Serene Watson leans on experience and leadership to realise AFLW dream

By Alice Barker

When Serene Watson takes the field, she has more than just her game on her mind.

The Bond University product is a natural born leader, a skill that Watson has soon come to realise could be her greatest asset out on the field.

“I’ve always had leadership qualities, and for this year’s Queensland team we were a really young team,” Watson told

“I identified that and had to realise that it wasn’t about my footy, it was about them and how they are going to develop and grow.”

This role she takes on without question, after seeing how some of the senior players looked after her when she first started.

Watson fondly recalls senior player Leah Kasler taking her “under her wing” at the Gold Coast SUNS club.

“She texts me all the time, checks on me,” she said.

“[Leah asks] if I want to go to the gym, do extra running, how I’m going mentally, how my family is.”

Now, in her draft year, Watson is learning just how much work goes into the road to becoming a professional footy player.

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On top of juggling the younger girls development, the SUNS Academy defender has been doing anything it takes for the chance to be drafted into the AFLW this year.

“[I’ve been doing] extra trainings, under coaches asking what I need to do, all the leadership roles I’ve taken on board,” she said.

“I’m just trying to do lots of extras, but not burn myself out at the same time.”

It seems her efforts are paying off as she was one of six Queenslanders invited to the NAB AFLW Draft Combine in Melbourne two weeks ago.

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“It went well, [but] it was kind of confronting walking in,” Watson said.

“It was like everything was just put on a plate and it was like ‘here you go, take it or leave it’.

“But it was good, I think I went well and I’m happy with the results I got.”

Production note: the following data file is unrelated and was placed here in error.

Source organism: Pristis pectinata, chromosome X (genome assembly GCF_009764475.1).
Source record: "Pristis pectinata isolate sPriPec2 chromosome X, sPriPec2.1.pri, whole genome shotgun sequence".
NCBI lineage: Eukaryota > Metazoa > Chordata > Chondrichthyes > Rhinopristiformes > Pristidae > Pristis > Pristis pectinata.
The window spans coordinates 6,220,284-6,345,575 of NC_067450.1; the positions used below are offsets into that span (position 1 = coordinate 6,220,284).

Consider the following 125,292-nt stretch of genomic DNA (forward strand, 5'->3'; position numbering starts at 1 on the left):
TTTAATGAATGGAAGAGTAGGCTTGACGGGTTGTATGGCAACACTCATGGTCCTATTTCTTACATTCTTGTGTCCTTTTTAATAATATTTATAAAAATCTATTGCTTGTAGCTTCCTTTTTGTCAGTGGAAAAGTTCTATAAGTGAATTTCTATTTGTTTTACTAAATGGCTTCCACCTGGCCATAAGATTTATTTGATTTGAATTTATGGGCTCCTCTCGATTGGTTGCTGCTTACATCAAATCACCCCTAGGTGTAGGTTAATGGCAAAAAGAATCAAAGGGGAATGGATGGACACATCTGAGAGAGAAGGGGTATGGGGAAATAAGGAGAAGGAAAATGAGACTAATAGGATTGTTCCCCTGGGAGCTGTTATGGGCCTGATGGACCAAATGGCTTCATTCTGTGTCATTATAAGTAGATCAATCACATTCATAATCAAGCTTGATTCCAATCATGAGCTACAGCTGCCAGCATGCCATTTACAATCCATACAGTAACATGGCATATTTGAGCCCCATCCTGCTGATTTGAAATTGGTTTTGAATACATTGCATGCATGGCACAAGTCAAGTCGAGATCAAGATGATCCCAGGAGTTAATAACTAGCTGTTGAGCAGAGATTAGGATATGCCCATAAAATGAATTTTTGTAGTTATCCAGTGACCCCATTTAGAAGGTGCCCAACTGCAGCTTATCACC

Watson came seventh in the gruelling yo-yo test, which is no easy feat.

“It wasn’t fun, it’s all a head game,” she said.

“I think my body was shutting down but I had to keep going, I had to keep pushing.”

Watson’s resolute determination to the testing speaks volumes of how she treats her football journey; hard work doesn’t stop.

“I think last year I thought [my hard work would pay off] when I made all the things I did, with all the accolades that I built up,” she said.

“But this year I realised that I had to keep working hard.

“If I want to go somewhere, I had to keep growing as a person and a player.

“So I think I really pushed myself this year, and I’m happy with where I am.”

With the NAB AFLW Draft happening on October 22, Watson is hoping to gain a spot on the Gold Coast SUNS team, which she credits to have sparked her interest in becoming a professional in the sport.

“I grew up playing with them and was on all the representative teams,” she said.

“[The SUNS] kind of birthed my junior footy and I really enjoy the club, good facilities, good people, good culture.”

For now, the savvy leader is taking things as they comes with her laid back demeanor allowing her to remain level-headed throughout the draft process.

“I think everyone was quite stressed going into [the draft], but it’s just a bit of testing and if a club likes you they’ll want you for who you are, your personality will also help along the way.”

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